Porting Razor to TypeScript

Having not tackled any major TypeScript projects recently, the language itself has continued to be at the top of my 'to learn' list. I wanted to find a new project that I could use to learn TypeScript, and I decided on tackling a port of the Razor parsing framework to TypeScript.

I've enjoyed significant experience with the Razor parsing framework, initially through my open source project RazorEngine and most recently through my new project FuManchu, a C# implementation of HandlebarsJS using the Razor parsing framework and MVC's metadata framework.

Now, converting any library like this to JavaScript for the browser or NodeJS is quite an undertaking, but given how clean the codebase and any lack of significant dependencies, it's seems to me a perfect fit.

Tools

To tackle this project, I'm going out of my comfort zone - that means dropping Visual Studio in favour of a simpler text editor - and Visual Studio Code is again, a perfect choice. I still gives me intellisense, and provides built-in support for TypeScript. I also considered alternatives such as Sublime, Brackets or Atom, all using their respective OmniSharp plugins.

Razor itself comes with a wealth of unit tests already predefined, so that assists ensuring that my TypeScript port at least conforms to the same set of tests that the main project supports, but additionally we're not building a C# language parser, I'm attempting an ECMAScript 6 language parser, so although there are a great many similarities, there are also differences. My unit test framework of choice is Jasmine, combined with Karma. I hope to implement the majority of the unit tests as proof of the implementation.

Where to start

There is a lot going on in Razor, from the tokenizers, to language parsers, chunk generators and tag helpers, it's important to break down the project into smaller blocks which can be ported and tested. So let's start at the beginning, and tackle some simple concepts - reading text. Razor provides a number of text reader implementations that either operate and implement some abstract contract types - the ITextBuffer and ITextDocument. Most of the text readers implement from .NET's TextReader type also - which we'd need to implement. Then there are a few utility types, such as StringBuilder, IEquatable<T>, IComparable<T> and of course, IDisposable.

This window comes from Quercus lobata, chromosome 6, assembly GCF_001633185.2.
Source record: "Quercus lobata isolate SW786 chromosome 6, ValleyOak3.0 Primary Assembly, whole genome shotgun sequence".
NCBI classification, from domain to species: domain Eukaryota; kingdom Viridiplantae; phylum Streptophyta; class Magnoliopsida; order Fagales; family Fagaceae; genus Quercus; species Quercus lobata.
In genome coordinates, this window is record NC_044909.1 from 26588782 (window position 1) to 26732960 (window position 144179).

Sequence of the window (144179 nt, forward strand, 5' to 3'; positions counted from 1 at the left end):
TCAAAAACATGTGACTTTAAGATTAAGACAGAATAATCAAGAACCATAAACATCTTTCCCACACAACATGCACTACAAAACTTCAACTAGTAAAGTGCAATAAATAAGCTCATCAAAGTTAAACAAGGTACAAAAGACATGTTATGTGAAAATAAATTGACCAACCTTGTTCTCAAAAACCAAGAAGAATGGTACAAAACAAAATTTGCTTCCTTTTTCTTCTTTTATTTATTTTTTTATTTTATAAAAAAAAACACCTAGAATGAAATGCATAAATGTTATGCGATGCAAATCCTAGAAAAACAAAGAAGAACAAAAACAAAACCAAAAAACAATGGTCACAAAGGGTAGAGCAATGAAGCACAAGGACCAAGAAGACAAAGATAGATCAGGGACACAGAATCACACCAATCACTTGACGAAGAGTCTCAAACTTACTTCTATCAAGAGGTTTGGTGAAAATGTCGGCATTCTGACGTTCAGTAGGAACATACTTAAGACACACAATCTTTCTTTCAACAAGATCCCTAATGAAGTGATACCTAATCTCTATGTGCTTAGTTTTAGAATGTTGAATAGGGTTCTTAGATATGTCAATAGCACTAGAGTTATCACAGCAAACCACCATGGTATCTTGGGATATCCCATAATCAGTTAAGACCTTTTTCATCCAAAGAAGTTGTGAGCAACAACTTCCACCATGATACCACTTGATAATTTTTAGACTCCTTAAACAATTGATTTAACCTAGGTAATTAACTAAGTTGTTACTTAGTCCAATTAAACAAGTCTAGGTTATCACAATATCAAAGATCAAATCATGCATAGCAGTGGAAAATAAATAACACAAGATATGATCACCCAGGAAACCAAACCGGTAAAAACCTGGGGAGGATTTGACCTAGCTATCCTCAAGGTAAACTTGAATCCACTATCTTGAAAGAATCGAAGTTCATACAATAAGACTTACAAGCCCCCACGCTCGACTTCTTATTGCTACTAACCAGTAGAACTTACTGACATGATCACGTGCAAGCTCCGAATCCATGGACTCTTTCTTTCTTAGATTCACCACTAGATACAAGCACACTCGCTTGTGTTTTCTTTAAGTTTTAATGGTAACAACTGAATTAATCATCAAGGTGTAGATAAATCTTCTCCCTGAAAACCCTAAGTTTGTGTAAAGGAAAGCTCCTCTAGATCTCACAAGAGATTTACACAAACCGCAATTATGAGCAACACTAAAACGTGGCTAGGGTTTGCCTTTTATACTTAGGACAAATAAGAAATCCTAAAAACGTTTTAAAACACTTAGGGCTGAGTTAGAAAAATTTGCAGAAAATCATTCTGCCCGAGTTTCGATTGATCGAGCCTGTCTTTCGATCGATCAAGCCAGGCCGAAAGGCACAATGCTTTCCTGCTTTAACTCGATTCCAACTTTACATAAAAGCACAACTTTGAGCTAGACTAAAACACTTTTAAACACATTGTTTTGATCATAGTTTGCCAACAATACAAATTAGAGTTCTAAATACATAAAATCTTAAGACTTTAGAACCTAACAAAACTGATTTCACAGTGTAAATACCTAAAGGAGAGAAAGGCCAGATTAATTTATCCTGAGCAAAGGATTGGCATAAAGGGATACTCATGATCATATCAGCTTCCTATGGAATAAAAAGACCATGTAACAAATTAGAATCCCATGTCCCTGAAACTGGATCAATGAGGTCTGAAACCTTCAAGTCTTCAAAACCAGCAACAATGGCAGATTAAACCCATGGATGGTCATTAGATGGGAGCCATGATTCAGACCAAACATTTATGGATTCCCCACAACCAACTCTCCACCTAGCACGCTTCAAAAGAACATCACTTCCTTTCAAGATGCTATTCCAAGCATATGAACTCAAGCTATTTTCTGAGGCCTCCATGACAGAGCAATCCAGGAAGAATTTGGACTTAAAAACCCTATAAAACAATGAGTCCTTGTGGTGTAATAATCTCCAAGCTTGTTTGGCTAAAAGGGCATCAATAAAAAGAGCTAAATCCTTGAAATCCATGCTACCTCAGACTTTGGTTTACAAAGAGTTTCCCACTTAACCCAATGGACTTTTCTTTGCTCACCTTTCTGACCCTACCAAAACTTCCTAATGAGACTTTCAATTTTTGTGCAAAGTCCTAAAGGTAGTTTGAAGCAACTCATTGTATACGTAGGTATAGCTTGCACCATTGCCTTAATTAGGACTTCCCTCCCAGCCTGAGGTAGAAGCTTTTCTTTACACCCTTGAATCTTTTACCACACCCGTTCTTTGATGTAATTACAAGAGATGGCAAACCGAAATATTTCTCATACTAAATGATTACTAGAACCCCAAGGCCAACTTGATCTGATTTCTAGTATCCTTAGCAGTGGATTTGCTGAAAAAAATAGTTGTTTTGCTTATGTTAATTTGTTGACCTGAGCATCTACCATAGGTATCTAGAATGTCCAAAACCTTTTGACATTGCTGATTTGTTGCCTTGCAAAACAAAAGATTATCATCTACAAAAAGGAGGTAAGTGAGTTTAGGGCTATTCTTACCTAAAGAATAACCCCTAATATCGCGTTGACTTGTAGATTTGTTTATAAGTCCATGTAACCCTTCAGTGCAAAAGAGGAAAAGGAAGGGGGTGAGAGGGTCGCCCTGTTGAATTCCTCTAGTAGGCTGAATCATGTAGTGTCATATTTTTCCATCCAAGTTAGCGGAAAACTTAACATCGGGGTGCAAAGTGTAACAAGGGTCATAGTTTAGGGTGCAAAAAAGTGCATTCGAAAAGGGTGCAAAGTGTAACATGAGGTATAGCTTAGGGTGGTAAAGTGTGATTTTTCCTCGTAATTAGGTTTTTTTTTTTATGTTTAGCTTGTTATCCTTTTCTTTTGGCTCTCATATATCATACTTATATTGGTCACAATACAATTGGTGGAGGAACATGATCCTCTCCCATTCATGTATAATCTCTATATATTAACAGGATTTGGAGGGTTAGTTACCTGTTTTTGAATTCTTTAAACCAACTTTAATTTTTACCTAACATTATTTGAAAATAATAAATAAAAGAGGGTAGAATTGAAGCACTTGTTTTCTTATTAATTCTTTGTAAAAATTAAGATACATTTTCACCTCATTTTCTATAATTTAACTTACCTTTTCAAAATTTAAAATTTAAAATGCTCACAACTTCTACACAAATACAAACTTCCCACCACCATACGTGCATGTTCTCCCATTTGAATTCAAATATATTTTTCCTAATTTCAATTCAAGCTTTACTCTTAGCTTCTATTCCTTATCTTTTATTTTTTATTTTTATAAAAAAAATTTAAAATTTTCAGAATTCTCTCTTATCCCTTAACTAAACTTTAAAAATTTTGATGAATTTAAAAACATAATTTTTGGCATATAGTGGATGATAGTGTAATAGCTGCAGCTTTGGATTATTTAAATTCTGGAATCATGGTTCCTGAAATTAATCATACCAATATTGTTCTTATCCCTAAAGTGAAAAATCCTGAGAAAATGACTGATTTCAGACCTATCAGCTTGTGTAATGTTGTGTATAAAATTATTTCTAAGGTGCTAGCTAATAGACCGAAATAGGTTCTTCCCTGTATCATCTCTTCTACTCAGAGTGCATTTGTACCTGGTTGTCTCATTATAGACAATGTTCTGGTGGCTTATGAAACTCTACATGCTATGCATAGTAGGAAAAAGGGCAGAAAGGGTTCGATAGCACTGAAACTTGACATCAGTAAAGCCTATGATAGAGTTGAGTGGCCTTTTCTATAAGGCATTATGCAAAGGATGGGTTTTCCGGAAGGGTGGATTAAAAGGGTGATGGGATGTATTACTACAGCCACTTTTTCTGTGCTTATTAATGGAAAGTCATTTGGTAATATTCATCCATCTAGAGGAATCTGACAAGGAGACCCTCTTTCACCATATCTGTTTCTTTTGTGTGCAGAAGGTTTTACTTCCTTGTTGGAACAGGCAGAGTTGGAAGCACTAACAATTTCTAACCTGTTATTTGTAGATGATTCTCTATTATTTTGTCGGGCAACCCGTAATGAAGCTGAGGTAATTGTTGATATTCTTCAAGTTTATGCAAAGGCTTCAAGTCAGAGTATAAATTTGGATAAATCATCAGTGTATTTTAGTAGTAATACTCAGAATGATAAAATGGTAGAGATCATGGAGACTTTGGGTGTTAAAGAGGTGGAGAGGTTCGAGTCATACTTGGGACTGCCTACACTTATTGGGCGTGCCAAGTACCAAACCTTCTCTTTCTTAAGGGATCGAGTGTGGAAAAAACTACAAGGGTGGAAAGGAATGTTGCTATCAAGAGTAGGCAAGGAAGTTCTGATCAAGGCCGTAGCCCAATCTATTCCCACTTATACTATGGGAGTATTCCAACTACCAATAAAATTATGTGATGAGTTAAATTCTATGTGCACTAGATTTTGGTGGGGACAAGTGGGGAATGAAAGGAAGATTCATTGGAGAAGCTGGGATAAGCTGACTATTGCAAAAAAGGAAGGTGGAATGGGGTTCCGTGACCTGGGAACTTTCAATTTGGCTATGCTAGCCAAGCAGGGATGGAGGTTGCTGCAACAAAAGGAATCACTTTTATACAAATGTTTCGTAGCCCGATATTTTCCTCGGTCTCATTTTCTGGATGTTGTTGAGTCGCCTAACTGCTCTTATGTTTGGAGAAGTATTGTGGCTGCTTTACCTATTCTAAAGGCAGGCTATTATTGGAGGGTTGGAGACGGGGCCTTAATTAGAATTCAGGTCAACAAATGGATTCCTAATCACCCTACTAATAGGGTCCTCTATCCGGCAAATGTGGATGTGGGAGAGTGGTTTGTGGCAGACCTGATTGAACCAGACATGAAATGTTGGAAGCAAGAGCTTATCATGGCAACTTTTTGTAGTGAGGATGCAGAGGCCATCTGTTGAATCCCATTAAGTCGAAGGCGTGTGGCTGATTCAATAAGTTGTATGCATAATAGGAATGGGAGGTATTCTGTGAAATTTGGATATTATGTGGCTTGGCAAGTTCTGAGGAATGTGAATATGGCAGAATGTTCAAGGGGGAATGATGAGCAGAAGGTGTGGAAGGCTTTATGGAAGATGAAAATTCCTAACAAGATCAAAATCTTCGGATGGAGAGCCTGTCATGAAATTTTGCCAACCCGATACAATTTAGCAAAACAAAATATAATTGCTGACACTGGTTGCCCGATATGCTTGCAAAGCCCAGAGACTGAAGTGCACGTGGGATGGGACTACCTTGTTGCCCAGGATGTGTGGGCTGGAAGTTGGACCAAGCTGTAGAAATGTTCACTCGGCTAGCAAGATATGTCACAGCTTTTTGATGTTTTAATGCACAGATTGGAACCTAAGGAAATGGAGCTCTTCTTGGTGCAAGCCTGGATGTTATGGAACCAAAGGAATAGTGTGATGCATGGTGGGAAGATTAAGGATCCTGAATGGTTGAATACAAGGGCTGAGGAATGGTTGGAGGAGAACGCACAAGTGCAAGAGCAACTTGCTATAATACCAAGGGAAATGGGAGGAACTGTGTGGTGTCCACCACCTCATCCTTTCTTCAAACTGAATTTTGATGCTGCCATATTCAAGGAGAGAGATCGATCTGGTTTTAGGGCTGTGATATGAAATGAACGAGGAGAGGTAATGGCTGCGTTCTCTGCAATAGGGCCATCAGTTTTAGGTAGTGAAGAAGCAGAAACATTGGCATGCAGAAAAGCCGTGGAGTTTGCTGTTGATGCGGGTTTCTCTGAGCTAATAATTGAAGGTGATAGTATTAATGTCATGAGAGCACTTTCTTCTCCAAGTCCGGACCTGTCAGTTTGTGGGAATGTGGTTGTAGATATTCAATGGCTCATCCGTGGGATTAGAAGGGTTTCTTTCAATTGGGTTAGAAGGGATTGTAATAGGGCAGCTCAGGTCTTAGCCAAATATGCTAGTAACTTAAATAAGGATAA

IDisposable is an interesting concept as this is very much implemented with a language feature in C# and Visual Basic, the using statement. We can implement something similar in TypeScript, and proide that as an export function as part of library.

Firstly, let's define IDisposable:

namespace Razor
{
  export interface IDisposable
  {
    dispose(): void;
  }
}

And now let's implement our using function.

namespace Razor
{
  export function Using(contextOrDisposable: any|IDisposable, disposableOrAction: IDisposable|Function, action?: (disposable: IDisposable) => void)
  {
    if (arguments.length === 2)
    {
      action = <(disposable: IDisposable|Function) => void>disposableOrAction;
      disposableOrAction = <IDisposable>contextOrDisposable;
      contextOrDisposable = null;
    }

    try 
    {
      action.apply(contextOrDisposable, [disposableOrAction]);
    }
    finally
    {
      (<IDisposable>disposableOrAction).dispose();
    }
  }
}

We're taking advantage of TypeScript's ability to support multiple types as arguments - this helps us implement a form of method overloading, but it means our method has to consider and/or test arguments to determine the actual intention of the method calls. This doesn't feel entirely right to me, and it's something I may come back and revisit and refactor. Now, one thing that TypeScript handles really well, is the control of closure scope - that being the meaning of this, so although I've provided arguments for specifying the context of your disposable closure, if you're taking advantage of TypeScript's support for arrow functions (=>), it handles this for you in the generated code.

import using = Razor.Using;

export class MyClass
{
  public get someProp(): string
  {
    return "value";
  }

  public someMethod(): string
  {
    var disposable: IDisposable = // ... some disposable instance
    using (disposable, () =>
    {
      // "this" still means the instance of "MyClass
      var value = this.someProp;
    });
  }
}

Next series post

The next post in the series will deal with implementing our text services - including the SourceLocation type and our text readers.

You can follow my progress at the GitHub rep - https://github.com/Antaris/RazorJS

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